New technology, such as satellite mapping, will enable farmers to identify wide variations of soil quality across every field and to adjust their equipment to apply their seeds, fertilisers and chemicals precisely at varying rates, depending on the fertility across the field. This makes great economic and environmental sense.

This is a controversial position, but one with which I happen to agree.  Large-scale commercial farming offers economies of scale that drive down the cost of production through mechanization, irrigation, and the consistent application of GAPs (good agricultural practices).  In northern Ghana, it is difficult to offer mechanization services profitably to smallholder farmers because, frequently, the plots of land are not contiguous, meaning the tractor has to travel longer distances to serve the farmers, increasing fuel costs and adding to the per-acre cost.  Not to mention, smallholder farmers often don’t have the resources to remove all the stumps and stones from their land, which, if run over by a tractor, will destroy it.  The cost of importing replacement parts into the country is high, which is why if you go to northern Ghana, you will see tractors gathering rust on the side of the road.

Zimbabwe was once called the “breadbasket of Africa” due to its massive agricultural output.  The commercial farms operated by the predominantly white settlers were highly efficient, with yields that might rival other parts of the world.  After Robert Mugabe redistributed the land during his controversial land reform program, farm output fell.  Now, Zimbabwe can hardly feed itself, causing many Zimbabweans to migrate into neighboring South Africa to find work.  Say what you will about colonialism, but Zimbabwe’s agricultural prowess was once the envy of Sub-Saharan Africa (SSA).

The last point about Mr. Haskins letter I’d like to address is his call to reduce the number of farms and farmers – a move with “controversial social implications.”  So much money is invested in helping farmers in SSA improve production and increase profits.  FAAB – “farming as a business” – programs are designed to get subsistence farmers to think about their input costs and yields as components of a rudimentary profit-and-loss statement.  Is this really what the subsistence farmer trying to make enough to feed his family really needs, wants, or cares about?

In Ghana, an exasperated colleague lamented the fact that, unlike in other places she’d worked in Africa, including Kenya, Mozambique, and South Africa, farmers in Ghana were lazy.  Instead of transplanting rice by hand, or individual planting soya bean seeds in rows, Ghanaian farmers were content to broadcast the seed, throwing it haphazardly into the soil.  The result is higher seed costs and lower yields.  My Canadian friend and I were listening to her, and after she left, I asked what he thought.  He’s been living in Ghana for the better part of three years, working with the Ministry of Food and Agriculture and living in the rural communities with farmers.  Maybe it isn’t that farmers in Ghana are lazy, but rather that smallholder farmers anywhere, be it in Africa or the rest of the developing world, don’t actually want to be farmers.  They are farmers because they have to be farmers, and farming all they know.   Maybe they would prefer to draw a salary from working on a large-scale commercial farm – a steady salary, unlike the lump sum payment they get for their crop at harvest time.  I don’t know, but it’s a question that is worth debating.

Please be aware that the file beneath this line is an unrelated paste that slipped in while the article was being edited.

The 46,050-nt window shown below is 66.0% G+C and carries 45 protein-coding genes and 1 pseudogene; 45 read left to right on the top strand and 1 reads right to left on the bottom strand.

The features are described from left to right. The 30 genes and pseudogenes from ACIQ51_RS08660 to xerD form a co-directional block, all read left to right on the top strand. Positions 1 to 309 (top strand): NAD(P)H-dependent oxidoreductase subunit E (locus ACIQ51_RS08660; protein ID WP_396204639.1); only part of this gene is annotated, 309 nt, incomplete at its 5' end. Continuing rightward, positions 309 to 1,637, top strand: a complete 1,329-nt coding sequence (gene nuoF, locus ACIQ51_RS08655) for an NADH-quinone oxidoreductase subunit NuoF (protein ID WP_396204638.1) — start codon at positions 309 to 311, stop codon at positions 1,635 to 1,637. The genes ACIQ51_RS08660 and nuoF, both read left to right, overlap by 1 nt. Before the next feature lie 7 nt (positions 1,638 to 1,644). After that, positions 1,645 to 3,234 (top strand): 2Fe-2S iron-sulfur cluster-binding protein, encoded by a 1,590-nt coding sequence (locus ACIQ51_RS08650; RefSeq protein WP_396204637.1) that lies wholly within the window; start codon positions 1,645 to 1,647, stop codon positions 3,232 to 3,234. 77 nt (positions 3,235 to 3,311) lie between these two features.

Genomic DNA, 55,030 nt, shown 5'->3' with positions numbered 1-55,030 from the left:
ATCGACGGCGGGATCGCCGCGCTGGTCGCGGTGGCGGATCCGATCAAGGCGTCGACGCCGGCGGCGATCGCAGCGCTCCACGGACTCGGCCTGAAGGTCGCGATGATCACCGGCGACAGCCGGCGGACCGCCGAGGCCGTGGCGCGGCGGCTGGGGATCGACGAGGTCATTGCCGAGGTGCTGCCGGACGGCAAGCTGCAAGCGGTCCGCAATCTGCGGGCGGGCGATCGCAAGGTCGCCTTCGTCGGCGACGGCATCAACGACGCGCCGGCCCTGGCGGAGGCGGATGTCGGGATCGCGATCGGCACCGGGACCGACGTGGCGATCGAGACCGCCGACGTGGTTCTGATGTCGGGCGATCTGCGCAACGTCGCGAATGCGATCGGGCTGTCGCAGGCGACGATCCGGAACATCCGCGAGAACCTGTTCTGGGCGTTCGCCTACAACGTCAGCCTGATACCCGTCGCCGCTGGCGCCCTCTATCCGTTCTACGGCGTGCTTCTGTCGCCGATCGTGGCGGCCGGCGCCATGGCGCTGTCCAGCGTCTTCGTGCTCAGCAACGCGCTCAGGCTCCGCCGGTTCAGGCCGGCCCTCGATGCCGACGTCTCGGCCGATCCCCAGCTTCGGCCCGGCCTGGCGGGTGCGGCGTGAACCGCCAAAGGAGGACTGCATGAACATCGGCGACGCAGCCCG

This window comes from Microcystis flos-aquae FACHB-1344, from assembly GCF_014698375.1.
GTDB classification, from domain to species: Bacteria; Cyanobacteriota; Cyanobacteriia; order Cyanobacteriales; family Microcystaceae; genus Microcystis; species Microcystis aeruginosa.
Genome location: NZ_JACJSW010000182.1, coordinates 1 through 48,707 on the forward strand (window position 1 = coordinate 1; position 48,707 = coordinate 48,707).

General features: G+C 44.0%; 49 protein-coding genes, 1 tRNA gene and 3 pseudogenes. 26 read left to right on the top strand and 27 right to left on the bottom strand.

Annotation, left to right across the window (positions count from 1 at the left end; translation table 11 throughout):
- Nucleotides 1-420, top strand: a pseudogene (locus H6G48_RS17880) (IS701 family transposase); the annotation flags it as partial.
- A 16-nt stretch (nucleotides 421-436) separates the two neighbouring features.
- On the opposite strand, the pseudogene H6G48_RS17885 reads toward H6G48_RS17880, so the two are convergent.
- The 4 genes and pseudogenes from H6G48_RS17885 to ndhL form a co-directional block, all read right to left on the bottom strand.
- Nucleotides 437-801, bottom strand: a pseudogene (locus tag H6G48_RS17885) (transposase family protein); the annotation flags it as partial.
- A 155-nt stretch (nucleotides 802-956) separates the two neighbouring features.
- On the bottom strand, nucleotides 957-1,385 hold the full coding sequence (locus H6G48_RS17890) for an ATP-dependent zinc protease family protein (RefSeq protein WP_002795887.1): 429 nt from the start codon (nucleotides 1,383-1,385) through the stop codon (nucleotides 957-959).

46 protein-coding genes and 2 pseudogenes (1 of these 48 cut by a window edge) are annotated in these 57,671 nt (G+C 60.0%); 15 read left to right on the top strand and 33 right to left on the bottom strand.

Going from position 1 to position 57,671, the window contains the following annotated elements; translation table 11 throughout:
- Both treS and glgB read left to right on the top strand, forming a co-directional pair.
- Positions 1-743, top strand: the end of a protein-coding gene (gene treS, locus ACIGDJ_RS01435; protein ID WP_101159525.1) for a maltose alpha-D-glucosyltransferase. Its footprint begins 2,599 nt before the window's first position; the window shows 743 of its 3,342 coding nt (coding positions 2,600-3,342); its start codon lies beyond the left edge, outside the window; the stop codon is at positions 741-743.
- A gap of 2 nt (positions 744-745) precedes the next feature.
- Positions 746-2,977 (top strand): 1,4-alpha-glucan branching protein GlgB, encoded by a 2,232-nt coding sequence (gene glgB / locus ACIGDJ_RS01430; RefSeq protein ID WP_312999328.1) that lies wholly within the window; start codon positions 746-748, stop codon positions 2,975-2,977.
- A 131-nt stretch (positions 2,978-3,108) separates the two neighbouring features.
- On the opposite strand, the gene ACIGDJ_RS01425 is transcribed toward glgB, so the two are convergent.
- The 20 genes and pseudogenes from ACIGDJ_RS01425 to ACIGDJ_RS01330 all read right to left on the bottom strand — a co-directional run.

I agree with Mr. Haskins.  Fewer farms and larger farms are the answer.  It is a controversial position because, in the past, laborers on commercial farms have been mistreated, and land ownership is is incredibly important for a family with very few assets.  Yet farmers could still lease the land to large commercial operators and earn income that way.  There are ways around these cultural barriers.  I once asked another colleague how make Ghana rice competitive against the Thai, Vietnamese, and U.S. imports.  “Give me 200,000 acres below the Volta Dam with the full irrigation and three growing seasons, a warehouse in Tema (the port) and I’ll feed all of Accra.” Unfortunately, 200,000 farmers, each with an acre of land, will probably never come close to feeding all of Accra.

Sub-Saharan Africa, 2020.

Post to Twitter

Leave a Reply

Your email address will not be published. Required fields are marked *


*

You may use these HTML tags and attributes: <a href="" title=""> <abbr title=""> <acronym title=""> <b> <blockquote cite=""> <cite> <code> <del datetime=""> <em> <i> <q cite=""> <strike> <strong>